We want your wedding day to be as special as it can possibly be.  However it is only one day in a hopefully long life.  Therefore we try to do some things to help your marriage be as special as it can possibly be.  You are required to take the FOCCUS inventory which measures 15 areas of married life and provides an assessment of a couple’s strengths and potential challenges for marriage.  We will score it, and then you will meet with your priest or deacon to go over the results.  You will also need to attend a pre-Cana day (Engaged Couples Gathering) or a Cana II day (if one or both of you has been married before).  The Engaged Couples Gatherings are held at St. Michael’s three times a year.  Married couples of the parish share their experiences and insight about various aspects of married life, with time for the engaged couples to discuss the topics.  The Cana II days are scheduled at other parishes in the diocese and the wedding coordinator will be able to provide a schedule and contact information for those.



  • Why does the Church teach that marriage is a sacrament?

    The Sacraments make Christ present in our midst.  Like the other sacraments, marriage is not just for the good of individuals, or the couple, but also for the community as a whole.  The Catholic Church teaches that marriage between two baptized persons is a sacrament.  The Old Testament prophets saw the marriage of a man and woman as a symbol of the covenant relationship between God and his people.  The permanent and exclusive union between husband and wife mirrors the mutual commitment between God and his people.  The letter to the Ephesians says that this union is a symbol of the relationship between Christ and the Church.

  • Do Catholics ever validly enter into non-sacramental marriages?

    Yes.  Marriages between Catholics and non-Christians, while they may still be valid in the eyes of the Church, are non-sacramental.  With permission, a priest or deacon may witness such marriages.

  • Just as individual states have certain requirements for civil marriage (e.g., a marriage license, blood tests); the Catholic Church also has requirements before Catholics can be considered validly married in the eyes of the Church.  A valid Catholic marriage results from four elements:

    • The spouses are free to marry;
    • They freely exchange their consent;
    • In consenting to marry, they have the intention to marry for life, to be faithful to one another and be open to children; and
    • Their consent is given in the presence of two witnesses and before a properly authorized Church minister.

    Church authority must approve exceptions to the last requirement.

  • In addition to meeting the criteria for a valid Catholic marriage, the Catholic must seek permission from the local bishop to marry a non-Catholic.  If the person is a non-Catholic Christian, this permission is called a “permission to enter into a mixed marriage.”  If the person is a non-Christian, the permission is called a “dispensation from disparity of cult.”  Those helping to prepare the couple for marriage can assist with the permission process.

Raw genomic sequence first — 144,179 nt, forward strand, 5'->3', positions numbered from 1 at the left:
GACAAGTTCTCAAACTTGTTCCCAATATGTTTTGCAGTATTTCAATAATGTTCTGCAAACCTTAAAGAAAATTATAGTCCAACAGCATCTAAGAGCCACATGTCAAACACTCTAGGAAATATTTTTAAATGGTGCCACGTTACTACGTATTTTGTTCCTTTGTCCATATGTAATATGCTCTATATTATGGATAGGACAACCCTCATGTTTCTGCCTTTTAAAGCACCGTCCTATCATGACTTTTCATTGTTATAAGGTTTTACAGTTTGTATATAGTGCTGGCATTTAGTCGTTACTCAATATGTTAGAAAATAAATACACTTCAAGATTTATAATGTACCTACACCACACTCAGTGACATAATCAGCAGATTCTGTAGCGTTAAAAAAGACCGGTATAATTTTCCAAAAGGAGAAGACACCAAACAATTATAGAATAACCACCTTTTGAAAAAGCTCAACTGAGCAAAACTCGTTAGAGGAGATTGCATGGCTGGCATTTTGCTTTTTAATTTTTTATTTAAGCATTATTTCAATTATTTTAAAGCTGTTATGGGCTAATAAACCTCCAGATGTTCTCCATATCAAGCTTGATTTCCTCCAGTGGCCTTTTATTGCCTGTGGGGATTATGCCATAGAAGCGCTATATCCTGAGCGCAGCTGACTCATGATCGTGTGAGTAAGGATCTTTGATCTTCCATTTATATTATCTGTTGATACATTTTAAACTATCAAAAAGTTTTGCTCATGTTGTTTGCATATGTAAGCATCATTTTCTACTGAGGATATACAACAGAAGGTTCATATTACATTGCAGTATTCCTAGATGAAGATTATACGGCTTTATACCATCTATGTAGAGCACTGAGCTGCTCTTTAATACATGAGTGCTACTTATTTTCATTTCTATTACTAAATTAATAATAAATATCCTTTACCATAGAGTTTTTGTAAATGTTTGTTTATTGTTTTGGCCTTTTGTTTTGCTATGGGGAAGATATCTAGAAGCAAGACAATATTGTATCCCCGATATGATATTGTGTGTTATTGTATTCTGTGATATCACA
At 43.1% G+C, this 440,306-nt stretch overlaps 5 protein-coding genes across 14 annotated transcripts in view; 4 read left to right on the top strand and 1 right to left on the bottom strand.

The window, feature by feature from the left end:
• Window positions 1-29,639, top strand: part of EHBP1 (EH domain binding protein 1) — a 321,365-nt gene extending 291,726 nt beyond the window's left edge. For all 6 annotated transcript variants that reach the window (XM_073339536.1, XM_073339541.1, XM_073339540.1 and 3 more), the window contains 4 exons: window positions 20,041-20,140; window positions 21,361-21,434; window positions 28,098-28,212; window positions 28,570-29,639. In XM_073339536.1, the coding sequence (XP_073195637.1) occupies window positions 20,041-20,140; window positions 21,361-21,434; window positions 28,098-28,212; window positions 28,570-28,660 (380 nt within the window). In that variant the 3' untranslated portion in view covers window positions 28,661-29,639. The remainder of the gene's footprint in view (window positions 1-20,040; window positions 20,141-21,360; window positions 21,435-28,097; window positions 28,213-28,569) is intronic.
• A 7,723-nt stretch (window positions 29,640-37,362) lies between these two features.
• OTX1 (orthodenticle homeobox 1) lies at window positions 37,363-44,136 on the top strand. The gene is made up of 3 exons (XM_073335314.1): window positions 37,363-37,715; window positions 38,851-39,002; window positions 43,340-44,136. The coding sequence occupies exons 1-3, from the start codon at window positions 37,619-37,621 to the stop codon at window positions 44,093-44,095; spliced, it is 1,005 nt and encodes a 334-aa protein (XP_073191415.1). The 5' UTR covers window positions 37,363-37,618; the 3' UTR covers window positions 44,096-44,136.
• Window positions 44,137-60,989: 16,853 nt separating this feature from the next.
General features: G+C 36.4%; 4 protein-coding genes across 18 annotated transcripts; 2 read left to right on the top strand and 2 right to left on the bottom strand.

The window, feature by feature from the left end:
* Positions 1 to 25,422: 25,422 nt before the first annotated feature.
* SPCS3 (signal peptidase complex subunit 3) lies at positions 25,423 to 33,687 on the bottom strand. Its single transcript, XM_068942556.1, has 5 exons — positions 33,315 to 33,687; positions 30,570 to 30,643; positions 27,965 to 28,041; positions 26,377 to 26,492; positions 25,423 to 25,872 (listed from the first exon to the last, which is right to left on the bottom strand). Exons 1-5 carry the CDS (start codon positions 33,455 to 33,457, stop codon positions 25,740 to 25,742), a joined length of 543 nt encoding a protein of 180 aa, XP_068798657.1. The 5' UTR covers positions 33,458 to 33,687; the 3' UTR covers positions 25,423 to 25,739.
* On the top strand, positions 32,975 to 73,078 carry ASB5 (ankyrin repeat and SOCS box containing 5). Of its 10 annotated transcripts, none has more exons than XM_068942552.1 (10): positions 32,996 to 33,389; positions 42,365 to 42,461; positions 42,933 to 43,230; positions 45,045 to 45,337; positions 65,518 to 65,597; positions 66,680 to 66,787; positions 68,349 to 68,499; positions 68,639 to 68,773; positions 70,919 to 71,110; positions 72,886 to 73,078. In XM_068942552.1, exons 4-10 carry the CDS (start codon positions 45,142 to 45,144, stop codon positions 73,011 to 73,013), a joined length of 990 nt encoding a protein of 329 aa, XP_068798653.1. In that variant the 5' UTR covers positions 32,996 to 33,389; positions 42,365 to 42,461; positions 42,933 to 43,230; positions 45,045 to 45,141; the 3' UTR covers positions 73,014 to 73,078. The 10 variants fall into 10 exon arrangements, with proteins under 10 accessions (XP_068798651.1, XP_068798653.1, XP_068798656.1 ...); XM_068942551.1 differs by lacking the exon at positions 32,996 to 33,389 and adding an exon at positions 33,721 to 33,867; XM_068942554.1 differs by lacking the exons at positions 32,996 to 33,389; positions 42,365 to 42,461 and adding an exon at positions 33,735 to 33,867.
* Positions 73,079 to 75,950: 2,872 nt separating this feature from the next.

• For Catholics, marriage is more than just a social or family event, but a church event.  For this reason, the Church prefers that marriages between Catholics, or between Catholics and other Christians, be celebrated in the parish church of one of the spouses.  Only the local bishop can permit a marriage to be celebrated in another suitable place.

  • The local bishop can permit a wedding in another church, or in another suitable place, for a sufficient reason.  For example, a Catholic seeks to marry a Baptist whose father is the pastor of the local Baptist church.  The father wants to officiate at the wedding.  In these circumstances, the bishop could permit the couple to marry in the Baptist church.  The permission in these instances is called a “dispensation from canonical form.”

  • They should approach their pastor to try to resolve the situation.

  • The non-Catholic spouse does not have to promise to have the children raised Catholic.  The Catholic spouse must promise to do all that he or she can to have the children baptized and raised in the Catholic faith.

  • A Nuptial Mass is a Mass with the celebration of the sacrament of marriage.  It has special readings and prayers suitable to the Sacrament of Marriage.  The Sacrament of Marriage between two baptized Catholics should normally be celebrated within Mass.  If the situation warrants it and the local bishop gives permission, a Nuptial Mass may be celebrated for a marriage between a Catholic and a baptized person who is not a Catholic, except that Communion is not given to the non-Catholic since the general law of the church does not allow it.  In such instances, it is better to use the appropriate ritual for marriage outside Mass.  This is always the case in a marriage between a baptized Catholic and a non-baptized person.

  • Marriage preparation offers couples the opportunity to develop a better understanding of Christian marriage; to evaluate and deepen their readiness to live married life; and to gain insights into themselves as individuals and as a couple.  It is especially effective in assisting couples to deal with the challenges of the early years of marriage.

  • Marriage preparation programs help couples to understand the Christian and the human aspects of marriage.  Typical topics include: the meaning of marriage as a sacrament; faith, prayer and the church; roles in marriage; communication and conflict resolution; children, parenthood and Natural Family Planning; and finances.